Two silver pods shot out in quick succession from the belly of the ship. Four more followed a moment later. The Sirocco Lightning turned away making its accent away from the sun. The first pod’s top cover spun off trailing twenty four filaments, each a kilometer long. The cords snapped taunt pulling the sides of the pill off. Sitting inside the bottom cover was a suited figure. The shock through the cords jarred the occupant. The sun jumper gripped the center post though being strapped to the seat. The pills six sides fanned out unfurling thin gold sheets between them. The panel ends trailed out more ultra-thin cord. The cable tension again jolted the sun jumper.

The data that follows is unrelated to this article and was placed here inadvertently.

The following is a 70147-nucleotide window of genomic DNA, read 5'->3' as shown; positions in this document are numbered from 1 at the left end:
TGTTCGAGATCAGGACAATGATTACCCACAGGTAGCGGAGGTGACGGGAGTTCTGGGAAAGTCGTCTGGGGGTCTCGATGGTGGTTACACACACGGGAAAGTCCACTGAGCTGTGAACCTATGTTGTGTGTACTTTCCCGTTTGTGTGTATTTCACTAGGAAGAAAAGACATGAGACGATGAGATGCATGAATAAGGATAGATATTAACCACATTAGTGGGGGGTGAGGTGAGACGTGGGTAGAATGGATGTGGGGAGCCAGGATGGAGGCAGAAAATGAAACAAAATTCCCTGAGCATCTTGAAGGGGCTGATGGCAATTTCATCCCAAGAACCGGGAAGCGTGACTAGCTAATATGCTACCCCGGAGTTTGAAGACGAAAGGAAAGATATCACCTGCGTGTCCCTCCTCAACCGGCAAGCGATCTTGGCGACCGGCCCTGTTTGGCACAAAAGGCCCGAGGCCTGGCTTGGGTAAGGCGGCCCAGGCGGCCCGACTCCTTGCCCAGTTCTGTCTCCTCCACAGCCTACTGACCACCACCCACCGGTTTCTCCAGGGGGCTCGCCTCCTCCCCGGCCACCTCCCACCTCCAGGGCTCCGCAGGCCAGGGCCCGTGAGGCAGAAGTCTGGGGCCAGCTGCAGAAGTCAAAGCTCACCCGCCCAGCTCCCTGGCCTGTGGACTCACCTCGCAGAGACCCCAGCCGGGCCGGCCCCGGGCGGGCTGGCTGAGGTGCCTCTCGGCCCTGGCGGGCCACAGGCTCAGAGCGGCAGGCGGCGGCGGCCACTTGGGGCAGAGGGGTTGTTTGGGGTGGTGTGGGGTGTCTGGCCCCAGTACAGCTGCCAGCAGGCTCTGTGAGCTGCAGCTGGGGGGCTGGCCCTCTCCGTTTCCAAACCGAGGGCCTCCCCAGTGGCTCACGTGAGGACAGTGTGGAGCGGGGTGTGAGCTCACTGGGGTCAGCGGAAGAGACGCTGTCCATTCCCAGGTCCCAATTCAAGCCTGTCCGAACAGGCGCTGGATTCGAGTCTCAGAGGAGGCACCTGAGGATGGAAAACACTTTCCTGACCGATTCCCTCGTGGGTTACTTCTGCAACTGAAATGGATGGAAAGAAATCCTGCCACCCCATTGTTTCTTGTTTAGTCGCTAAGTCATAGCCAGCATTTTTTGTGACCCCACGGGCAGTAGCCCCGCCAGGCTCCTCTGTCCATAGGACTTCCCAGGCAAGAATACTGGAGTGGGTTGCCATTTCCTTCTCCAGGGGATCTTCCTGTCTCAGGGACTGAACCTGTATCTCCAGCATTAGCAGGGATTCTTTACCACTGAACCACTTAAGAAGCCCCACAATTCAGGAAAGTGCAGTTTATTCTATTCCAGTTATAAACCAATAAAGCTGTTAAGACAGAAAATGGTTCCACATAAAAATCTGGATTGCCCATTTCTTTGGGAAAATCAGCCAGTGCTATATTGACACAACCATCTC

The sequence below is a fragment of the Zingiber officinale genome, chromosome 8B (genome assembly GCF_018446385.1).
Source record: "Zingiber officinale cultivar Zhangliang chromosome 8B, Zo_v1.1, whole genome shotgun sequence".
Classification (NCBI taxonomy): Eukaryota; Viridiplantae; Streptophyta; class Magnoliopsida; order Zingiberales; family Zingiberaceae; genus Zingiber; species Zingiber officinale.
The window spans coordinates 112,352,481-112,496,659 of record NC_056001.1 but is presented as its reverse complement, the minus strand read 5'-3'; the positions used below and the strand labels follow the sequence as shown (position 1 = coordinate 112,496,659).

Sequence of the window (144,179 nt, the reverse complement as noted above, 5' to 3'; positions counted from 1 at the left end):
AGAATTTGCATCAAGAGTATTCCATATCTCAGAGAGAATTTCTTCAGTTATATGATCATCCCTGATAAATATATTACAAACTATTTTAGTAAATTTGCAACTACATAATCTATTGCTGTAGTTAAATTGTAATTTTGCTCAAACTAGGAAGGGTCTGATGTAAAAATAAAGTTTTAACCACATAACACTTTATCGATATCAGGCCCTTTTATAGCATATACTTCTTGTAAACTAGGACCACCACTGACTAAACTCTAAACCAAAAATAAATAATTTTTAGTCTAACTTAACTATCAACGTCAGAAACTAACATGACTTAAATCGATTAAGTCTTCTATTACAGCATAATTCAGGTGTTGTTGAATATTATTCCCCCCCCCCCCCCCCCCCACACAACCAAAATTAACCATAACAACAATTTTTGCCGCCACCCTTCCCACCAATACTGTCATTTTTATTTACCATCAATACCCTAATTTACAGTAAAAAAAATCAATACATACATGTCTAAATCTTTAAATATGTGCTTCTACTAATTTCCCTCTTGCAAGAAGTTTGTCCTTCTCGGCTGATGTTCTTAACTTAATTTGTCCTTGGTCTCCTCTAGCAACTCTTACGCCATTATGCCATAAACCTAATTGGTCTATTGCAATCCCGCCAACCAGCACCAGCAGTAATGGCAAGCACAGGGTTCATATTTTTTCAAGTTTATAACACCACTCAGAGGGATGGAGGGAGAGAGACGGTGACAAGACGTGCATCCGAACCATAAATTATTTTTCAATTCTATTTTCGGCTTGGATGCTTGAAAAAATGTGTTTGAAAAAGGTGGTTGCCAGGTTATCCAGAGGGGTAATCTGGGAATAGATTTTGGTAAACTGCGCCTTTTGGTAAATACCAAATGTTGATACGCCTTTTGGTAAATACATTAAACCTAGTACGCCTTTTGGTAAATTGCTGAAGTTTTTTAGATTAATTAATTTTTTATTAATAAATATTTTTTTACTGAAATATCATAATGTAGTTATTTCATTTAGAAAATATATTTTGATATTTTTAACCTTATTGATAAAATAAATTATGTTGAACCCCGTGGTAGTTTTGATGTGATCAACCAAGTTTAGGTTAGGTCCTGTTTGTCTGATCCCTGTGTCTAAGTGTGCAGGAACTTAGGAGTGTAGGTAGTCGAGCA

Roz was ready. She pressed her faceplate against the monitor as it came on. The screen tracked its target, the distant top cover of the pod. She reeled cable in and out using levers attached to the post, keeping her target centered on the monitor. The gold sheets spread out in to a disk. Driven by the solar wind the pill accelerated away from the sun producing another jolt. The disk continued to fan out bringing Roz closer to its center. She could put the accent sequence on auto at any time. Roz wanted to do this herself. She watched the distance and speed graphs as she played cable in and out to control her accent to the cover. She pulled both levers down and the post extended sixty meters up and locked in to the top cover. The gold disk billowed out to a parasol shape. On the outer surface of the sail was etched a butterfly. Out of its cocoon now her butterfly lunged away from the sun.